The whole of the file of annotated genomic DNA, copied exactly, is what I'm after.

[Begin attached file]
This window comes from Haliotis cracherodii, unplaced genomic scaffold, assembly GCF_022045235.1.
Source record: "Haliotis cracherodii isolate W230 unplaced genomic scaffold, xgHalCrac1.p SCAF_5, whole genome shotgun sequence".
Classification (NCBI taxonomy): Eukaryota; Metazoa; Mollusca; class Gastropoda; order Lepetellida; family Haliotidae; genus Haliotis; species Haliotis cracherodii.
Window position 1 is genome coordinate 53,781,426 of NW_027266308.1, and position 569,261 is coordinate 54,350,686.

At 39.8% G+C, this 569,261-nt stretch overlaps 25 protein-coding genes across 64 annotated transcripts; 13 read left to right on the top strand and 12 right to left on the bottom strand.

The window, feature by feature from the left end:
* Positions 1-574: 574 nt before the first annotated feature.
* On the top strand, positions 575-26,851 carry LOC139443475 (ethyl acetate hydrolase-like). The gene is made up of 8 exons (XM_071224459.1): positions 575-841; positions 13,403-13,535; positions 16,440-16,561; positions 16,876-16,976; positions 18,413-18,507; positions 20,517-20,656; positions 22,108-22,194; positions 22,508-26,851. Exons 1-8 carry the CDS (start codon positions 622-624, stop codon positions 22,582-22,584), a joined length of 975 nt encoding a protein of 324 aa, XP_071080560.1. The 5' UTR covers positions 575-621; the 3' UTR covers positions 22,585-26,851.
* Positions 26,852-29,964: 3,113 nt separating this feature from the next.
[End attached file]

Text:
This window comes from Haliotis cracherodii, unplaced genomic scaffold, assembly GCF_022045235.1.
Source record: "Haliotis cracherodii isolate W230 unplaced genomic scaffold, xgHalCrac1.p SCAF_5, whole genome shotgun sequence".
Classification (NCBI taxonomy): Eukaryota; Metazoa; Mollusca; class Gastropoda; order Lepetellida; family Haliotidae; genus Haliotis; species Haliotis cracherodii.
Window position 1 is genome coordinate 53,781,426 of NW_027266308.1, and position 569,261 is coordinate 54,350,686.

At 39.8% G+C, this 569,261-nt stretch overlaps 25 protein-coding genes across 64 annotated transcripts; 13 read left to right on the top strand and 12 right to left on the bottom strand.

The window, feature by feature from the left end:
* Positions 1-574: 574 nt before the first annotated feature.
* On the top strand, positions 575-26,851 carry LOC139443475 (ethyl acetate hydrolase-like). The gene is made up of 8 exons (XM_071224459.1): positions 575-841; positions 13,403-13,535; positions 16,440-16,561; positions 16,876-16,976; positions 18,413-18,507; positions 20,517-20,656; positions 22,108-22,194; positions 22,508-26,851. Exons 1-8 carry the CDS (start codon positions 622-624, stop codon positions 22,582-22,584), a joined length of 975 nt encoding a protein of 324 aa, XP_071080560.1. The 5' UTR covers positions 575-621; the 3' UTR covers positions 22,585-26,851.
* Positions 26,852-29,964: 3,113 nt separating this feature from the next.